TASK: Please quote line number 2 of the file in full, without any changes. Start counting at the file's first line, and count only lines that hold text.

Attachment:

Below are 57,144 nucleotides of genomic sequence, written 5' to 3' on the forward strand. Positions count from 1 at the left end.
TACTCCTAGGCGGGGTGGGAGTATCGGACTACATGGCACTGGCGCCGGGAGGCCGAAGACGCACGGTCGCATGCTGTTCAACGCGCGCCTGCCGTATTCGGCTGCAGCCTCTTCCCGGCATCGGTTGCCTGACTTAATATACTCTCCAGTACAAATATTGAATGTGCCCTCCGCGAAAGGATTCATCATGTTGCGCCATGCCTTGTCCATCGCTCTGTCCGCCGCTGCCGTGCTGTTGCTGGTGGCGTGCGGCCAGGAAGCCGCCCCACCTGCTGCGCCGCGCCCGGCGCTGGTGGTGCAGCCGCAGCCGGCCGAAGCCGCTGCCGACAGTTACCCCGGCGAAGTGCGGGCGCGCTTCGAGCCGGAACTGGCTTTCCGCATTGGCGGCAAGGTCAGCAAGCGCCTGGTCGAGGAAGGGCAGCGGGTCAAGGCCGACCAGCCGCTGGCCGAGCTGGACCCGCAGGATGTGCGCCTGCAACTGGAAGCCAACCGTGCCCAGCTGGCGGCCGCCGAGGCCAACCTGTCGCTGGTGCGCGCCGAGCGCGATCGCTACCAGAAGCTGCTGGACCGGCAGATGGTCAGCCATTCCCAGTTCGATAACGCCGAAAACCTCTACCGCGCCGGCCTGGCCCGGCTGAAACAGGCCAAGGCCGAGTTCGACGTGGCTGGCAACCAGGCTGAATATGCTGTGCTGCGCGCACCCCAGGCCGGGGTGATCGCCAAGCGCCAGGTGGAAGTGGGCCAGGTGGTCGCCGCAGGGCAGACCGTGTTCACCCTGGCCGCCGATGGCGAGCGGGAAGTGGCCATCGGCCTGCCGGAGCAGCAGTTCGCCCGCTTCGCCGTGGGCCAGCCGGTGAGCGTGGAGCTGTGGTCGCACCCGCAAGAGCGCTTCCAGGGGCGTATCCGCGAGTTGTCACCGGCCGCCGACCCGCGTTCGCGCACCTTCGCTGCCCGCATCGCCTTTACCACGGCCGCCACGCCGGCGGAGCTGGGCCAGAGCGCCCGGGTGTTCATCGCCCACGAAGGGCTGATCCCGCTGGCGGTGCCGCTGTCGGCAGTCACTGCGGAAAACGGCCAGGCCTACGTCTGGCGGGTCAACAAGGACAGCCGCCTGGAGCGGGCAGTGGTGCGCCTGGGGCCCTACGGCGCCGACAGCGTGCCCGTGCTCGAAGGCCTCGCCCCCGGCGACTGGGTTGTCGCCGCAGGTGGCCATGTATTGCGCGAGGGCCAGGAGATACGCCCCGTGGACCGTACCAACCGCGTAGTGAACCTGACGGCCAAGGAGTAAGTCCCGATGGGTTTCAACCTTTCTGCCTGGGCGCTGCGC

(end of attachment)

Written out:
TACTCCTAGGCGGGGTGGGAGTATCGGACTACATGGCACTGGCGCCGGGAGGCCGAAGACGCACGGTCGCATGCTGTTCAACGCGCGCCTGCCGTATTCGGCTGCAGCCTCTTCCCGGCATCGGTTGCCTGACTTAATATACTCTCCAGTACAAATATTGAATGTGCCCTCCGCGAAAGGATTCATCATGTTGCGCCATGCCTTGTCCATCGCTCTGTCCGCCGCTGCCGTGCTGTTGCTGGTGGCGTGCGGCCAGGAAGCCGCCCCACCTGCTGCGCCGCGCCCGGCGCTGGTGGTGCAGCCGCAGCCGGCCGAAGCCGCTGCCGACAGTTACCCCGGCGAAGTGCGGGCGCGCTTCGAGCCGGAACTGGCTTTCCGCATTGGCGGCAAGGTCAGCAAGCGCCTGGTCGAGGAAGGGCAGCGGGTCAAGGCCGACCAGCCGCTGGCCGAGCTGGACCCGCAGGATGTGCGCCTGCAACTGGAAGCCAACCGTGCCCAGCTGGCGGCCGCCGAGGCCAACCTGTCGCTGGTGCGCGCCGAGCGCGATCGCTACCAGAAGCTGCTGGACCGGCAGATGGTCAGCCATTCCCAGTTCGATAACGCCGAAAACCTCTACCGCGCCGGCCTGGCCCGGCTGAAACAGGCCAAGGCCGAGTTCGACGTGGCTGGCAACCAGGCTGAATATGCTGTGCTGCGCGCACCCCAGGCCGGGGTGATCGCCAAGCGCCAGGTGGAAGTGGGCCAGGTGGTCGCCGCAGGGCAGACCGTGTTCACCCTGGCCGCCGATGGCGAGCGGGAAGTGGCCATCGGCCTGCCGGAGCAGCAGTTCGCCCGCTTCGCCGTGGGCCAGCCGGTGAGCGTGGAGCTGTGGTCGCACCCGCAAGAGCGCTTCCAGGGGCGTATCCGCGAGTTGTCACCGGCCGCCGACCCGCGTTCGCGCACCTTCGCTGCCCGCATCGCCTTTACCACGGCCGCCACGCCGGCGGAGCTGGGCCAGAGCGCCCGGGTGTTCATCGCCCACGAAGGGCTGATCCCGCTGGCGGTGCCGCTGTCGGCAGTCACTGCGGAAAACGGCCAGGCCTACGTCTGGCGGGTCAACAAGGACAGCCGCCTGGAGCGGGCAGTGGTGCGCCTGGGGCCCTACGGCGCCGACAGCGTGCCCGTGCTCGAAGGCCTCGCCCCCGGCGACTGGGTTGTCGCCGCAGGTGGCCATGTATTGCGCGAGGGCCAGGAGATACGCCCCGTGGACCGTACCAACCGCGTAGTGAACCTGACGGCCAAGGAGTAAGTCCCGATGGGTTTCAACCTTTCTGCCTGGGCGCTGCGC